An annual charity walking event in Donegal is fast becoming one of the best ways to explore one of Ireland's most beautiful counties. 

The Donegal Camino, a seven-day walking event held at the start of September every year, raised more than €75,000 for Cancer Care West in 2021 and 2022 and is going from strength to strength. 

Founded by Donegal native Peggy Stringer in 2020, the Camino highlights the very best of what Donegal has to offer, showcasing the stunning locations littered throughout the county and the togetherness of the people who inhabit it. 

Although travelers from all over Ireland and the rest of the world are invited - and indeed welcomed - to take part in the Camino, this is very much a Donegal event. It seems the whole county gets behind the Camino each year, with local businesses and celebrities all doing their part to make sure the event gets the exposure it deserves. 

Each year. the Camino begins on the majestic Inishowen Peninsula in Northwest Donegal and weaves its way down through the county before a grand finale at the stunning Sliabh Liag sea cliffs - the tallest sea cliffs in Europe. 

Tony Monaghan

Tony Monaghan

In between, the Camino varies each year but always features a mixture of moderately strenuous loop walks. hill walks, and island excursions. 

This year's Camino began on Sunday, September 3 with a 16km loop walk around the magnificent Malin Head - Ireland's most northerly point. 

Led by award-winning Donegal walking guide John McGroary, the walk began at the stunning Hell's Hole, where parts of the recent "Star Wars" trilogy were filmed, before weaving its way through the peninsula, stopping at scenic locations such as Bamba's Crown and the Malin Coast Guard Station before finishing at a viewpoint overlooking the spectacular Five Fingers Strand. 

Guide John McGroary delivers a talk at the Star Wars filming location on Malin Head.

Guide John McGroary delivers a talk at the Star Wars filming location on Malin Head.

The following day, more than 50 walkers climbed Knockalla in glorious sunshine and were rewarded with spectacular panoramic views of Lough Swilly and Mulroy Bay. 

Punctuated with regular nuggets of information from McGroary and his fellow guides, the hike also allowed walkers to take in the breathtaking views of Portsalon Beach and Ballymastoker Bay.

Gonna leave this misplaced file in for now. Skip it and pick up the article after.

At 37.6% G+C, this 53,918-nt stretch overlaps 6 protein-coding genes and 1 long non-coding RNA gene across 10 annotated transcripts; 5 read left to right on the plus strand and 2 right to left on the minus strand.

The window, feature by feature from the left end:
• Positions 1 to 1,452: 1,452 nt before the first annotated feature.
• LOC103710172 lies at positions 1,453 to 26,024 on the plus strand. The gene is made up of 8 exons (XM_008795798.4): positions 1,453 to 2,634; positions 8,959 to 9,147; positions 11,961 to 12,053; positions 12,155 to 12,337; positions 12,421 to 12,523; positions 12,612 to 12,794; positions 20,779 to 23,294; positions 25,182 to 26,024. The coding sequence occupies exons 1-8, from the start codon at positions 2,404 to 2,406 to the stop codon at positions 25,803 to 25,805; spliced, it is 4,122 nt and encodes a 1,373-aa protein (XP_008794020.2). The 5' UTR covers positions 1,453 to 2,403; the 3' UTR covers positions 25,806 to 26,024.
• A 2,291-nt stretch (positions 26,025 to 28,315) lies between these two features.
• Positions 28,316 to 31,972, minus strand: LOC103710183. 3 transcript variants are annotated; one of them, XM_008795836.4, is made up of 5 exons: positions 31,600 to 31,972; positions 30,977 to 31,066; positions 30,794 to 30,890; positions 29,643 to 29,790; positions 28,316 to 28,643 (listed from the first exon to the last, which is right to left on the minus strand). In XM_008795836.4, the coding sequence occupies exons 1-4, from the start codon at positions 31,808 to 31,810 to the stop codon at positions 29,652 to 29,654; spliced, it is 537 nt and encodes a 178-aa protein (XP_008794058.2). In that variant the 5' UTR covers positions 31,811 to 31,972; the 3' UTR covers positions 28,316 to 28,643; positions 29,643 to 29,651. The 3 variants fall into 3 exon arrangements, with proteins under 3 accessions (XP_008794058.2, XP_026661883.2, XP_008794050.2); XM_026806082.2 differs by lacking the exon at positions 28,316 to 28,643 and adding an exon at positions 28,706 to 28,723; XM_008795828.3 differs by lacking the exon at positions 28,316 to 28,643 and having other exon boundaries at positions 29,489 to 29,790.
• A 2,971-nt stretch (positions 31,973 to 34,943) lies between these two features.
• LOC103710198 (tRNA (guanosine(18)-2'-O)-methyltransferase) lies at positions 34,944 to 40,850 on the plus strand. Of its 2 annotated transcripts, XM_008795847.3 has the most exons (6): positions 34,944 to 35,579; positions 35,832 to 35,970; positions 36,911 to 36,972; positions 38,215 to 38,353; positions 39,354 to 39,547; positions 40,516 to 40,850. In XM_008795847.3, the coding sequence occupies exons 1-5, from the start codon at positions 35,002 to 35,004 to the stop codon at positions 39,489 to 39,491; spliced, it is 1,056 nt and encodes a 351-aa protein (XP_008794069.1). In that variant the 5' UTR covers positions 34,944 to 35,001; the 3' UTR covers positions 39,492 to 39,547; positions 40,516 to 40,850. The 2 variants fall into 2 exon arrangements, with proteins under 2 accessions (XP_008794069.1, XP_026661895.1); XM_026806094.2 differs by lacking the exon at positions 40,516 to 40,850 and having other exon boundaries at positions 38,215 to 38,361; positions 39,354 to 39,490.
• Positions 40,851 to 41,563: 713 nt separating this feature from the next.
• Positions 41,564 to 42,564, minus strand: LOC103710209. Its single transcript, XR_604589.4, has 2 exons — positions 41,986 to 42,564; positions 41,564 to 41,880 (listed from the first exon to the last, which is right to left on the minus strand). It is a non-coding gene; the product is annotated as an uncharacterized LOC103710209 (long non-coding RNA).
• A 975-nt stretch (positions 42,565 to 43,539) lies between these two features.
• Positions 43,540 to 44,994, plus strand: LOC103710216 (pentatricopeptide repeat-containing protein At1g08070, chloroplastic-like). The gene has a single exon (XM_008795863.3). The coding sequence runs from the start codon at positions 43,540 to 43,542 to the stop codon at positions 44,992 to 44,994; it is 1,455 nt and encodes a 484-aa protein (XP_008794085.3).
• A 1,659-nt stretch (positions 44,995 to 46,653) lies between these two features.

A view of Portsalon and Ballymastocker Bay from the summit of Knockalla. Credit: Shane O'Brien

A view of Portsalon and Ballymastocker Bay from the summit of Knockalla. Credit: Shane O'Brien

The Camino continued throughout the week with a loop walk of Horn Head before a sunrise climb to the top of Errigal - Donegal's highest peak - rewarding participants with a stunning vista of the Donegal countryside. 

Noreen D'Arcy, Peggy Stringer and Deirdre McGlone at the top of Errigal. Colm Canny

Noreen D'Arcy, Peggy Stringer and Deirdre McGlone at the top of Errigal. Colm Canny

The week concluded with a visit to Tory Island on Thursday and a walk through the seaside area of Maghery in south Donegal on Friday before finishing with the customary climb up the "Pilgrim's Path" to the summit of Sliabh Liag, with walkers faced with the daunting challenge of traversing the iconic "One Man's Pass". 

The Camino on Tory Island. Colm Canny

The Camino on Tory Island. Colm Canny

The walks and the spectacular scenery are reason enough to travel north for the Camino. but they make up a small part of the week-long event. 

In reality, what sets the Camino apart are the people that one meets along the way. 

Every walk lasts roughly six hours and features crowds of between 50 and 80 walkers, meaning it is virtually impossible not to meet new people along the way.

Without the songs and stories along the way, the walks would be just that - walks, albeit stunning walks set against jaw-dropping backdrops. 

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Every night, people taking part in the Camino gather in a local family-owned Donegal restaurant for a night of fine food, conversation, and music, giving people a chance to further get to know each other whilst also promoting local businesses.